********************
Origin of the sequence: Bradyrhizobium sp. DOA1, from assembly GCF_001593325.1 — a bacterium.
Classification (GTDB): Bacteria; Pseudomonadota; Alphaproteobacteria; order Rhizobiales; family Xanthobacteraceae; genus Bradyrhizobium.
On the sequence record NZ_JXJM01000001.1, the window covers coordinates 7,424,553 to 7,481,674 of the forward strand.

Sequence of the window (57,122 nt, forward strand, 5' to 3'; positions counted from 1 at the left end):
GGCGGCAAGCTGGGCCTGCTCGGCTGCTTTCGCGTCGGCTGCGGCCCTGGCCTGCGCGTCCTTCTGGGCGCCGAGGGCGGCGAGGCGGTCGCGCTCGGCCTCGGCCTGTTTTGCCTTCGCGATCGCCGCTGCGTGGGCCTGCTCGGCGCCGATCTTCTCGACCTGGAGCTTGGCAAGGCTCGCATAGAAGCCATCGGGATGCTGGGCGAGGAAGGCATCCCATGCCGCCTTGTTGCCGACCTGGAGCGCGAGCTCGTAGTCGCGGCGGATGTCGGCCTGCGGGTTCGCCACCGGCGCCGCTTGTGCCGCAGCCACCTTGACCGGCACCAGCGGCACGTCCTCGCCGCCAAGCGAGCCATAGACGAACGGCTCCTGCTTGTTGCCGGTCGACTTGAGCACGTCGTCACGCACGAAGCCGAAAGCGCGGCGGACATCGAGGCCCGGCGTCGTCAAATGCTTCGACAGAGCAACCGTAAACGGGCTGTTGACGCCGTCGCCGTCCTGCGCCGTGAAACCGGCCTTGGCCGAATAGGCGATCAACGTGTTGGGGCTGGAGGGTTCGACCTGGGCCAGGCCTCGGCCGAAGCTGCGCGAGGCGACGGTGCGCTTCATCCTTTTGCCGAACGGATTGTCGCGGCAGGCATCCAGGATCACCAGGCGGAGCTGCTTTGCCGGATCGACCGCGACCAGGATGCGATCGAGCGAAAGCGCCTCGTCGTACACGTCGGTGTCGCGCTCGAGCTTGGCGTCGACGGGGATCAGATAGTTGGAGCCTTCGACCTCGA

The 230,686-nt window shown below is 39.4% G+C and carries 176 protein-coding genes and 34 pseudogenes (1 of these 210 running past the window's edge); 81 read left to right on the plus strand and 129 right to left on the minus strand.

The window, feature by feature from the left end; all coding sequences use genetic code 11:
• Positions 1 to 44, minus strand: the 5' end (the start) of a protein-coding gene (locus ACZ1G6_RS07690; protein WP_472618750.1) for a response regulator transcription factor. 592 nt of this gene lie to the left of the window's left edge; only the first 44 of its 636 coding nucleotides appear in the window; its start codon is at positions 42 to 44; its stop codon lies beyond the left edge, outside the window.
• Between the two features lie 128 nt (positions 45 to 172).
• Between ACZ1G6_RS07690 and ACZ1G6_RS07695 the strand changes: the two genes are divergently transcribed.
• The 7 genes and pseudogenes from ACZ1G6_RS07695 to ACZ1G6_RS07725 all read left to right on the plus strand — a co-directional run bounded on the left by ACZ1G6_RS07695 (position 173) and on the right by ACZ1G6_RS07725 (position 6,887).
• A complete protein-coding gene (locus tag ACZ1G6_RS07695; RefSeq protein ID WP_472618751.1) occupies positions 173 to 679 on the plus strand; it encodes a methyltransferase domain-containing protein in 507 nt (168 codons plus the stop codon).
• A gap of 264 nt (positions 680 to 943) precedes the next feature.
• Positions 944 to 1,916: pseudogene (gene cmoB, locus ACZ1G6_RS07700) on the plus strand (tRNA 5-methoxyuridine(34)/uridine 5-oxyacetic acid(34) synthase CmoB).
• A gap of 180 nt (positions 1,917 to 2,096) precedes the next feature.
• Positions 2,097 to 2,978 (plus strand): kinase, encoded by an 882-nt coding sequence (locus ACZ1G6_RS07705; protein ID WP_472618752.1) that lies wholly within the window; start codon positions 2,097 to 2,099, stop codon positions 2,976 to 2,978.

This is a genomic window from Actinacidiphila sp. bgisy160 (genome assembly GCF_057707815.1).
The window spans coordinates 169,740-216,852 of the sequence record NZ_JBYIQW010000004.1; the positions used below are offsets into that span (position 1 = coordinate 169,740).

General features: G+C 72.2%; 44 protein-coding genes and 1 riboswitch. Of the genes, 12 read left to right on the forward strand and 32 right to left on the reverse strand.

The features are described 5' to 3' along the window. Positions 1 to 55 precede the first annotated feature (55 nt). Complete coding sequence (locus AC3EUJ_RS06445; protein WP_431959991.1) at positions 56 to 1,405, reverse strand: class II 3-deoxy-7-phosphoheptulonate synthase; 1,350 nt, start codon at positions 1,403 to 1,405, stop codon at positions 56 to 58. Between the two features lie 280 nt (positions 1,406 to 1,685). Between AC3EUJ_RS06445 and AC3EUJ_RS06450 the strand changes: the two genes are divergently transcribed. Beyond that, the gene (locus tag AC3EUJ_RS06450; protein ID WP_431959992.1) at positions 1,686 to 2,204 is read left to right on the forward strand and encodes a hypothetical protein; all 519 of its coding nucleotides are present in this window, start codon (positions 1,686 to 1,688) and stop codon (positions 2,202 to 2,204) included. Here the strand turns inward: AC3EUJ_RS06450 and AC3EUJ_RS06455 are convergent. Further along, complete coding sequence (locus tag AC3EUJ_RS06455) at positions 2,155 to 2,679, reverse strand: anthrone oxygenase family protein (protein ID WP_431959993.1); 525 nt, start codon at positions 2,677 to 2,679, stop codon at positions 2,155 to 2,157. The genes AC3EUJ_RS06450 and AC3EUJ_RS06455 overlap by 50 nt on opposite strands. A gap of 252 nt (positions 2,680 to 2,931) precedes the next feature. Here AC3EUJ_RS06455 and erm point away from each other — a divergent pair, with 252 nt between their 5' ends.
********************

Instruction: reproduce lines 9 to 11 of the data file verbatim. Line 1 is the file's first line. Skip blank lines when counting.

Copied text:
• Between the two features lie 128 nt (positions 45 to 172).
• Between ACZ1G6_RS07690 and ACZ1G6_RS07695 the strand changes: the two genes are divergently transcribed.
• The 7 genes and pseudogenes from ACZ1G6_RS07695 to ACZ1G6_RS07725 all read left to right on the plus strand — a co-directional run bounded on the left by ACZ1G6_RS07695 (position 173) and on the right by ACZ1G6_RS07725 (position 6,887).